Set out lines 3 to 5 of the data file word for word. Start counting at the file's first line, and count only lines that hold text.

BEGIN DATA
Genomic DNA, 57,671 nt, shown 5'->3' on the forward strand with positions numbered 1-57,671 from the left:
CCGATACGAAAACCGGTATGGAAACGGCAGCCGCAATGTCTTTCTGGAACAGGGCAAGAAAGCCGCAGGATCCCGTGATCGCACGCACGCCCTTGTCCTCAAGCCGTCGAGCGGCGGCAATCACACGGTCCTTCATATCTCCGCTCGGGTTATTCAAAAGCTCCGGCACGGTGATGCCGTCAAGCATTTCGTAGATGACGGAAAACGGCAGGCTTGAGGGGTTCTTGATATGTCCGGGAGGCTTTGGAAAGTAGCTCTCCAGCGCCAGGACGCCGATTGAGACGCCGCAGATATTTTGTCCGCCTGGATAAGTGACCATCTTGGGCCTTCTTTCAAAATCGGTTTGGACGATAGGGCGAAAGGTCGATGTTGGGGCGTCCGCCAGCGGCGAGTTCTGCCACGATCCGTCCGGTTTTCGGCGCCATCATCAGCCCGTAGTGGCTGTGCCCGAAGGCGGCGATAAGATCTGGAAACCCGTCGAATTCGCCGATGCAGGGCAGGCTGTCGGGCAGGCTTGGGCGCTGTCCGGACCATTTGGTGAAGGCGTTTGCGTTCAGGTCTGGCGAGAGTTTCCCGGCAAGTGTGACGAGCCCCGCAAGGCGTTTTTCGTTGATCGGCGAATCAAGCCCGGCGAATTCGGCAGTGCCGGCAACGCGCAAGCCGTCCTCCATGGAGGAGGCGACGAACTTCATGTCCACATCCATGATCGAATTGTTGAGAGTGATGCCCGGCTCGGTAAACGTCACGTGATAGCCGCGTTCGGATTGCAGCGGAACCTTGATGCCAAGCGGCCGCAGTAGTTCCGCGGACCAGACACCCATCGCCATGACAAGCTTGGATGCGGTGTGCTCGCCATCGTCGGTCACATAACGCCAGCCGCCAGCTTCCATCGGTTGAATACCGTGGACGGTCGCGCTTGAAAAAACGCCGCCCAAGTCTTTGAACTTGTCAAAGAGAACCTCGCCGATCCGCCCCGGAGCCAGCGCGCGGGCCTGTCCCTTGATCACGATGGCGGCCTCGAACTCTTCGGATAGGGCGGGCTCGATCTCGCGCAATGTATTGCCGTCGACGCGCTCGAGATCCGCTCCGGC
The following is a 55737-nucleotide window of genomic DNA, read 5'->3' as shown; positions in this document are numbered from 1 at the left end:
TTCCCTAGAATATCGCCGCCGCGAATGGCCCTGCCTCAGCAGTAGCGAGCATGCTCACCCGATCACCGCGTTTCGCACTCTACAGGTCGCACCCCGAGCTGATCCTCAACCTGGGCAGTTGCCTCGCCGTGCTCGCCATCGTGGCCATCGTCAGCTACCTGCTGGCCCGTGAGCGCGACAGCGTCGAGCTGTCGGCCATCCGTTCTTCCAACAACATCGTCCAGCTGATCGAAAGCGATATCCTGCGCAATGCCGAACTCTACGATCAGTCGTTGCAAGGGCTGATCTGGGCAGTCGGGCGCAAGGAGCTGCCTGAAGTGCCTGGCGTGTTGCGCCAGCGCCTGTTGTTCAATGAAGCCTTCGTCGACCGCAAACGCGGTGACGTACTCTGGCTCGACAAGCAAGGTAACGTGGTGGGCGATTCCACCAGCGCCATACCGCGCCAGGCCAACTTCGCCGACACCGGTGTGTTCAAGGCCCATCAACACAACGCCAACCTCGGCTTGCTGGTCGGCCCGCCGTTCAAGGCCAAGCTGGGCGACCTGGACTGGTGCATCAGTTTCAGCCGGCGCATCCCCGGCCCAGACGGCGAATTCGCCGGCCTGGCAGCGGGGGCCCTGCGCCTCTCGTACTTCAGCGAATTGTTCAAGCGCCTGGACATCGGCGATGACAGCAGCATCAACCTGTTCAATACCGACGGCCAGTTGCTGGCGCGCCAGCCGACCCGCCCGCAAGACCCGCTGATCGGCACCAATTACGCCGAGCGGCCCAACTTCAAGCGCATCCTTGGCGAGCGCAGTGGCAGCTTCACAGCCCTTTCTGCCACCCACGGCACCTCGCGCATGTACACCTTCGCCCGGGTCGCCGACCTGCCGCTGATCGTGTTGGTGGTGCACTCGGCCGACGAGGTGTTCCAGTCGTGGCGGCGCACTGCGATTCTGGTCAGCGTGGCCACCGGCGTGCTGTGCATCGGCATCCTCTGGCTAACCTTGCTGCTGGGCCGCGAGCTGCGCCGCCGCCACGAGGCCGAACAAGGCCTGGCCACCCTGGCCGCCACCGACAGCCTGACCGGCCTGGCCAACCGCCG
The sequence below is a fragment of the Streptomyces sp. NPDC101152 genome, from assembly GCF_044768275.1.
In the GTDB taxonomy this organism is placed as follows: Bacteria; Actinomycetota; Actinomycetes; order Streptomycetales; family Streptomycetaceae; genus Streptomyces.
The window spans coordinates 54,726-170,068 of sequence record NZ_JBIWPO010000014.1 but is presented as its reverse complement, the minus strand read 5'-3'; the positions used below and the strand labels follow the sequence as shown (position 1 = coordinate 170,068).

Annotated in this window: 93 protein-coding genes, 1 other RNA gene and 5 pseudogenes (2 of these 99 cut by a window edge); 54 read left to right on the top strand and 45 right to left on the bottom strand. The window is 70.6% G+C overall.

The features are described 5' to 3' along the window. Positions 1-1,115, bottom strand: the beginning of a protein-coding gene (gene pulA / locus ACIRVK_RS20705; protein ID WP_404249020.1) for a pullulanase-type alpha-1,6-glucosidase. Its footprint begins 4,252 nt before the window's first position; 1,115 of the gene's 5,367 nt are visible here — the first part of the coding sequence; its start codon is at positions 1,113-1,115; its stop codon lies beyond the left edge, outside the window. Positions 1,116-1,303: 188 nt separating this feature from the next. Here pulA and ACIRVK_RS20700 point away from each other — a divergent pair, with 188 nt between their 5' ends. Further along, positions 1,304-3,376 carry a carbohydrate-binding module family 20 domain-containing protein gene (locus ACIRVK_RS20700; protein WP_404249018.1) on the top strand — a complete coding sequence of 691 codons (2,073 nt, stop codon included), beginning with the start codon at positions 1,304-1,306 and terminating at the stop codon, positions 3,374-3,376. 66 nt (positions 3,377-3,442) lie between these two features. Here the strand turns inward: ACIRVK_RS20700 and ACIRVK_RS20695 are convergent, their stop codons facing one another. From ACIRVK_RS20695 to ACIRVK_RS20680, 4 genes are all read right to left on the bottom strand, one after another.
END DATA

The following is a 55737-nucleotide window of genomic DNA, read 5'->3' as shown; positions in this document are numbered from 1 at the left end:
TTCCCTAGAATATCGCCGCCGCGAATGGCCCTGCCTCAGCAGTAGCGAGCATGCTCACCCGATCACCGCGTTTCGCACTCTACAGGTCGCACCCCGAGCTGATCCTCAACCTGGGCAGTTGCCTCGCCGTGCTCGCCATCGTGGCCATCGTCAGCTACCTGCTGGCCCGTGAGCGCGACAGCGTCGAGCTGTCGGCCATCCGTTCTTCCAACAACATCGTCCAGCTGATCGAAAGCGATATCCTGCGCAATGCCGAACTCTACGATCAGTCGTTGCAAGGGCTGATCTGGGCAGTCGGGCGCAAGGAGCTGCCTGAAGTGCCTGGCGTGTTGCGCCAGCGCCTGTTGTTCAATGAAGCCTTCGTCGACCGCAAACGCGGTGACGTACTCTGGCTCGACAAGCAAGGTAACGTGGTGGGCGATTCCACCAGCGCCATACCGCGCCAGGCCAACTTCGCCGACACCGGTGTGTTCAAGGCCCATCAACACAACGCCAACCTCGGCTTGCTGGTCGGCCCGCCGTTCAAGGCCAAGCTGGGCGACCTGGACTGGTGCATCAGTTTCAGCCGGCGCATCCCCGGCCCAGACGGCGAATTCGCCGGCCTGGCAGCGGGGGCCCTGCGCCTCTCGTACTTCAGCGAATTGTTCAAGCGCCTGGACATCGGCGATGACAGCAGCATCAACCTGTTCAATACCGACGGCCAGTTGCTGGCGCGCCAGCCGACCCGCCCGCAAGACCCGCTGATCGGCACCAATTACGCCGAGCGGCCCAACTTCAAGCGCATCCTTGGCGAGCGCAGTGGCAGCTTCACAGCCCTTTCTGCCACCCACGGCACCTCGCGCATGTACACCTTCGCCCGGGTCGCCGACCTGCCGCTGATCGTGTTGGTGGTGCACTCGGCCGACGAGGTGTTCCAGTCGTGGCGGCGCACTGCGATTCTGGTCAGCGTGGCCACCGGCGTGCTGTGCATCGGCATCCTCTGGCTAACCTTGCTGCTGGGCCGCGAGCTGCGCCGCCGCCACGAGGCCGAACAAGGCCTGGCCACCCTGGCCGCCACCGACAGCCTGACCGGCCTGGCCAACCGCCG
The sequence below is a fragment of the Streptomyces sp. NPDC101152 genome, from assembly GCF_044768275.1.